LOOKING BACK: Tom Thumb ... 2ft tall but a giant of the circus

General Tom Thumb with his wife and daughter
General Tom Thumb with his wife and daughter

Ted Hide has sent in lovely photographs of a visit to Eastbourne by circus performer General Tom Thumb who gave his name to a row of cottages in the town.

The photographs were purchased by a member of Ted’s family who was present at the visit of Tom Thumb to Eastbourne in the middle of the 19th century.

Charles Sherwood Stratton, better known by his stage name General Tom Thumb, was a dwarf who achieved great fame as a performer under circus pioneer P T Barnum.

General Tom Thumb was born in Bridgeport. Connecticut, on January 11 1832, his parents being of common size. Into adulthood he never grew taller than 25 inches and weighed 15lbs.

He visited England twice; first 1844 when he had an audience with Queen Victoria and Prince Albert and in 1865 when he visited Eastbourne. Both visits were under the care of the promoter P T Barnum.

The following is a report from the Eastbourne Gazette 6th September 1865, “Amongst our latest fashionable arrivals might be mentioned the illustrious General Tom Thumb and his wife, their infant child and Commodore Nutt with Miss Minnie Warren, all dwarfs of the smallest degree, yet not in any way deformed.

“They arrived on Friday last, on which day and the succeeding one, they held their levees at the Workman’s Hall. The diminutive carriage and the diminutive appearance of Commodore Nutt on a grey charger as he rode through the streets, attracted crowds of people, some of whom laughed at, whilst others admired the ‘little folk’ and the general pleasantness of their manner.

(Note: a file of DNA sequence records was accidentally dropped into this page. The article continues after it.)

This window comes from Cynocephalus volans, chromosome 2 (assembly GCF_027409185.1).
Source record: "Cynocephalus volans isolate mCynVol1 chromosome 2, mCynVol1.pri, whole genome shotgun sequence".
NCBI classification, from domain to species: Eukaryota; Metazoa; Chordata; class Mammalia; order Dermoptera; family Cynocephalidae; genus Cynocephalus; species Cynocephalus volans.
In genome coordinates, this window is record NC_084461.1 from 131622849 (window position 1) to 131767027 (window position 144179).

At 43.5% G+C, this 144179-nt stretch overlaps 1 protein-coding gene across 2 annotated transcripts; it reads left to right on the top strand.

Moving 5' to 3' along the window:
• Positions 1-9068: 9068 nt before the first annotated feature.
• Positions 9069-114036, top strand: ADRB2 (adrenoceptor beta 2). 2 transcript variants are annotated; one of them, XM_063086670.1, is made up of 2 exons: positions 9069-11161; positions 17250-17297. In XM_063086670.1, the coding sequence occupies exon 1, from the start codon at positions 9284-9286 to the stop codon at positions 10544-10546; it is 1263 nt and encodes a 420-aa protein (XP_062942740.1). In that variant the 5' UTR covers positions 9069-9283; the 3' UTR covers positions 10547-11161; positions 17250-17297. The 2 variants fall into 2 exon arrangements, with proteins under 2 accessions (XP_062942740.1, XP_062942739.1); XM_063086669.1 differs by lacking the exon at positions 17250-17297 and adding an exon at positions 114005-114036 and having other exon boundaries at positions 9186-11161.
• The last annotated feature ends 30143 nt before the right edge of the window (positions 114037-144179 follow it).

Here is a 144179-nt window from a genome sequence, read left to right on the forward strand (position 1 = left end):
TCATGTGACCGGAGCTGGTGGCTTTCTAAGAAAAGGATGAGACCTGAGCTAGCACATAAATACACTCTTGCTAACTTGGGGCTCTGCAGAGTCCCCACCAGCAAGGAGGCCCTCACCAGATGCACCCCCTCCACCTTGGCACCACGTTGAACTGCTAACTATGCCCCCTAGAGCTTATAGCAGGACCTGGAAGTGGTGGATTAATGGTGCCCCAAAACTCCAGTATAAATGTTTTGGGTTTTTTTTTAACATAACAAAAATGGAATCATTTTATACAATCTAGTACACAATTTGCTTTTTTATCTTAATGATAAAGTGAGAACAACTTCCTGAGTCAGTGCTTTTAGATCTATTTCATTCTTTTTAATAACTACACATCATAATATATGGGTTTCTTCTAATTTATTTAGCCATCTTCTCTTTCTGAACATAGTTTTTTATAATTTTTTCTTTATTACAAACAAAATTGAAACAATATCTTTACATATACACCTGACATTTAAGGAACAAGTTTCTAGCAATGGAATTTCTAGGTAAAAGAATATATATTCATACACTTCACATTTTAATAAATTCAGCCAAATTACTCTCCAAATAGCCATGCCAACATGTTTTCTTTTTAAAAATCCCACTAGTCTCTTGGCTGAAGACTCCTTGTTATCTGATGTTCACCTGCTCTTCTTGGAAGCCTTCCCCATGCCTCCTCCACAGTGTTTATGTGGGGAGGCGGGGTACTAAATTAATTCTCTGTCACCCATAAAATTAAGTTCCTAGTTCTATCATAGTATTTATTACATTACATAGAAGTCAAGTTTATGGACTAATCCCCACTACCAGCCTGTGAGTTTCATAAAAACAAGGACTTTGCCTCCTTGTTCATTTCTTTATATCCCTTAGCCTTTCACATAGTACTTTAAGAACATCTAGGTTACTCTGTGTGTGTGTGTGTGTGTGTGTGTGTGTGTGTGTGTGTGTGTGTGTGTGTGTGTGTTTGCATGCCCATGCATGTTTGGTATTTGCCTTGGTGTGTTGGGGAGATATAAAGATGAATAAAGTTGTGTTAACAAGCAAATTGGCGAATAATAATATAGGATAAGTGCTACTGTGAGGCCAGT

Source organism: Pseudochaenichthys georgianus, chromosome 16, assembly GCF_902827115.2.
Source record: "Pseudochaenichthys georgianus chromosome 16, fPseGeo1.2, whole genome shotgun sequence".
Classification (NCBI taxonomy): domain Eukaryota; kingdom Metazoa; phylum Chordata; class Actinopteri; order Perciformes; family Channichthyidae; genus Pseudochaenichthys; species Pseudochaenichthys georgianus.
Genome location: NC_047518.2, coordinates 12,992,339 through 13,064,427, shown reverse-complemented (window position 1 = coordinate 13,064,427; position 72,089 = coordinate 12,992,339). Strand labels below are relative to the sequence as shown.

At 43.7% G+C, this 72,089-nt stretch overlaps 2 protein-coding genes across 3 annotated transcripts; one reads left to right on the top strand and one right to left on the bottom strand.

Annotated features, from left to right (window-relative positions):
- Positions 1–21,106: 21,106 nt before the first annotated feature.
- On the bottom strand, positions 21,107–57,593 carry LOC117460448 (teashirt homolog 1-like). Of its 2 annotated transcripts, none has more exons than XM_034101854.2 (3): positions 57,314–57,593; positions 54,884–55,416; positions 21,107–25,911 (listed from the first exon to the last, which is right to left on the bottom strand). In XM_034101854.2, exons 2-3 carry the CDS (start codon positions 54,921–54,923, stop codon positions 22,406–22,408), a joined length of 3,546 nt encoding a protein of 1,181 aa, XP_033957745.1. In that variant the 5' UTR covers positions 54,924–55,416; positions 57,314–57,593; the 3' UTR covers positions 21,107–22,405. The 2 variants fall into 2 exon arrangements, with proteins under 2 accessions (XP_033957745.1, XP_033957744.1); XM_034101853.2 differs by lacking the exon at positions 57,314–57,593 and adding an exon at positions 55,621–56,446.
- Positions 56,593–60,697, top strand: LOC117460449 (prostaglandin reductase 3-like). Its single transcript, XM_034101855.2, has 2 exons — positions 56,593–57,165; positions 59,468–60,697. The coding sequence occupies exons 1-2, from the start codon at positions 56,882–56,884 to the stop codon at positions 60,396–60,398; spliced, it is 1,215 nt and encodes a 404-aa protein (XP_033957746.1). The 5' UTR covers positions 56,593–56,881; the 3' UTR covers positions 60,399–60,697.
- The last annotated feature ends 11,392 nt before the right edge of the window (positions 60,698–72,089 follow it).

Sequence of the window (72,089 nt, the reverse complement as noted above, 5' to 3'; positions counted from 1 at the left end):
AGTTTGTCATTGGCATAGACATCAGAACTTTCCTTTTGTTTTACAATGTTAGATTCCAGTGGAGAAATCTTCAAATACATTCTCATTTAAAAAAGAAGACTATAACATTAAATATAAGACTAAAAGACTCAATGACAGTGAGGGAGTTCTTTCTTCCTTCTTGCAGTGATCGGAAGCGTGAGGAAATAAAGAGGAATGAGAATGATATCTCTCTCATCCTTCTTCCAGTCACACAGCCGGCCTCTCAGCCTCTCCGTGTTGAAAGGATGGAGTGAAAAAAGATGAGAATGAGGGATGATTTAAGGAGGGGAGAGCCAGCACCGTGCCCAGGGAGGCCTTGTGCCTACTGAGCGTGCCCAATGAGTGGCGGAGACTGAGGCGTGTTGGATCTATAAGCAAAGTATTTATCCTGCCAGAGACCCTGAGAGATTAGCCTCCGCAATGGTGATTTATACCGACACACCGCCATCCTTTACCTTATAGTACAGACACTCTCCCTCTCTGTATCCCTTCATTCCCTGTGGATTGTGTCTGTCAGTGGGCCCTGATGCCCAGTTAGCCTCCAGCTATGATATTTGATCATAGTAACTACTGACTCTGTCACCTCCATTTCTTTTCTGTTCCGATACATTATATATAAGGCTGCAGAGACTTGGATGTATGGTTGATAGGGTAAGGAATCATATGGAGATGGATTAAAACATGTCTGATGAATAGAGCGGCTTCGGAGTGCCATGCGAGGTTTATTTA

“There was no less than five exhibitions, all of which were largely attended. On the following Sunday, General Tom Thumb and his wife accompanied by Mr Charles Bradford, proprietor of the Royal Victoria Mews, took various drives around Eastbourne and its beautiful neighbourhood.

“Proceeding from headquarters, the Sussex Hotel, they drove on to Holywell and Meads, and back across the Downs through the Old Town and again lodged safely at the Sussex Hotel.

“Whilst at Meads and when near the residence of R M Caldicott, Mrs Godding presented the General with a basket of ripe figs, which were duly acknowledged.

“Whilst on the Downs, Mrs Tom Thumb, otherwise Mrs Stratton, took the reins and expressed herself highly gratified at the lovely and ever changing scenery, at the same time remarking that she had never before, since her arrival in England enjoyed such a pleasant drive.

“It is said that this illustrious couple are about to retire into private life and that people generally are now seeing the last of them in their public characters.”

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